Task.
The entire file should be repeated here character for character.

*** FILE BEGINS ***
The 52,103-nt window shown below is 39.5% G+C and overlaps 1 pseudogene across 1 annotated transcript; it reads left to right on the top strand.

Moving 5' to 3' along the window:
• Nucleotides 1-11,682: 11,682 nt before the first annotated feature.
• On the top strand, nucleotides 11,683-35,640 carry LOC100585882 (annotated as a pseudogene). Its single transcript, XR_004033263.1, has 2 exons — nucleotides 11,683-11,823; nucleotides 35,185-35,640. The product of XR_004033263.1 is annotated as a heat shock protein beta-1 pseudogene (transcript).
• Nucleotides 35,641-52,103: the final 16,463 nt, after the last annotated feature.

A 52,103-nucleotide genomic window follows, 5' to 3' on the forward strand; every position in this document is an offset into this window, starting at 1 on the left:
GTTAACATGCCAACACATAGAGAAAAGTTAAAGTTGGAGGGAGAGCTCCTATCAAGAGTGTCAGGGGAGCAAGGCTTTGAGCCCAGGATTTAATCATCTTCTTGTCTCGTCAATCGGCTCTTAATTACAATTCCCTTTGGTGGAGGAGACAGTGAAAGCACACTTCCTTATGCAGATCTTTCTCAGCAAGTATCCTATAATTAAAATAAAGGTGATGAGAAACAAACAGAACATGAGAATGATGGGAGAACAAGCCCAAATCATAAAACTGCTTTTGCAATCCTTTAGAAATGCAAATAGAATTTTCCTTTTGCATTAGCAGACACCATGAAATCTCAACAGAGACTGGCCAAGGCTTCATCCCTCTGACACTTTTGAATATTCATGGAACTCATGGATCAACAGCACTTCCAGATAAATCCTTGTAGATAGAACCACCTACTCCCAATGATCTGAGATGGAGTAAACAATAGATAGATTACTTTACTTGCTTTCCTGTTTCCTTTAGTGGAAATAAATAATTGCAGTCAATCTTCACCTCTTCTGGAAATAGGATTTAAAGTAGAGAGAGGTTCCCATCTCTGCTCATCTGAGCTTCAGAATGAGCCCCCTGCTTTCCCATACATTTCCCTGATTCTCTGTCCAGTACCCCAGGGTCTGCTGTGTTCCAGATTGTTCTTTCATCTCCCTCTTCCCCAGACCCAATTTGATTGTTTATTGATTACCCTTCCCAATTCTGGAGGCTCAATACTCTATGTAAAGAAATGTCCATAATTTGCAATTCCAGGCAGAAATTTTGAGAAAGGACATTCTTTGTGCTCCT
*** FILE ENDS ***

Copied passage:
The 52,103-nt window shown below is 39.5% G+C and overlaps 1 pseudogene across 1 annotated transcript; it reads left to right on the top strand.

Moving 5' to 3' along the window:
• Nucleotides 1-11,682: 11,682 nt before the first annotated feature.
• On the top strand, nucleotides 11,683-35,640 carry LOC100585882 (annotated as a pseudogene). Its single transcript, XR_004033263.1, has 2 exons — nucleotides 11,683-11,823; nucleotides 35,185-35,640. The product of XR_004033263.1 is annotated as a heat shock protein beta-1 pseudogene (transcript).
• Nucleotides 35,641-52,103: the final 16,463 nt, after the last annotated feature.

A 52,103-nucleotide genomic window follows, 5' to 3' on the forward strand; every position in this document is an offset into this window, starting at 1 on the left:
GTTAACATGCCAACACATAGAGAAAAGTTAAAGTTGGAGGGAGAGCTCCTATCAAGAGTGTCAGGGGAGCAAGGCTTTGAGCCCAGGATTTAATCATCTTCTTGTCTCGTCAATCGGCTCTTAATTACAATTCCCTTTGGTGGAGGAGACAGTGAAAGCACACTTCCTTATGCAGATCTTTCTCAGCAAGTATCCTATAATTAAAATAAAGGTGATGAGAAACAAACAGAACATGAGAATGATGGGAGAACAAGCCCAAATCATAAAACTGCTTTTGCAATCCTTTAGAAATGCAAATAGAATTTTCCTTTTGCATTAGCAGACACCATGAAATCTCAACAGAGACTGGCCAAGGCTTCATCCCTCTGACACTTTTGAATATTCATGGAACTCATGGATCAACAGCACTTCCAGATAAATCCTTGTAGATAGAACCACCTACTCCCAATGATCTGAGATGGAGTAAACAATAGATAGATTACTTTACTTGCTTTCCTGTTTCCTTTAGTGGAAATAAATAATTGCAGTCAATCTTCACCTCTTCTGGAAATAGGATTTAAAGTAGAGAGAGGTTCCCATCTCTGCTCATCTGAGCTTCAGAATGAGCCCCCTGCTTTCCCATACATTTCCCTGATTCTCTGTCCAGTACCCCAGGGTCTGCTGTGTTCCAGATTGTTCTTTCATCTCCCTCTTCCCCAGACCCAATTTGATTGTTTATTGATTACCCTTCCCAATTCTGGAGGCTCAATACTCTATGTAAAGAAATGTCCATAATTTGCAATTCCAGGCAGAAATTTTGAGAAAGGACATTCTTTGTGCTCCT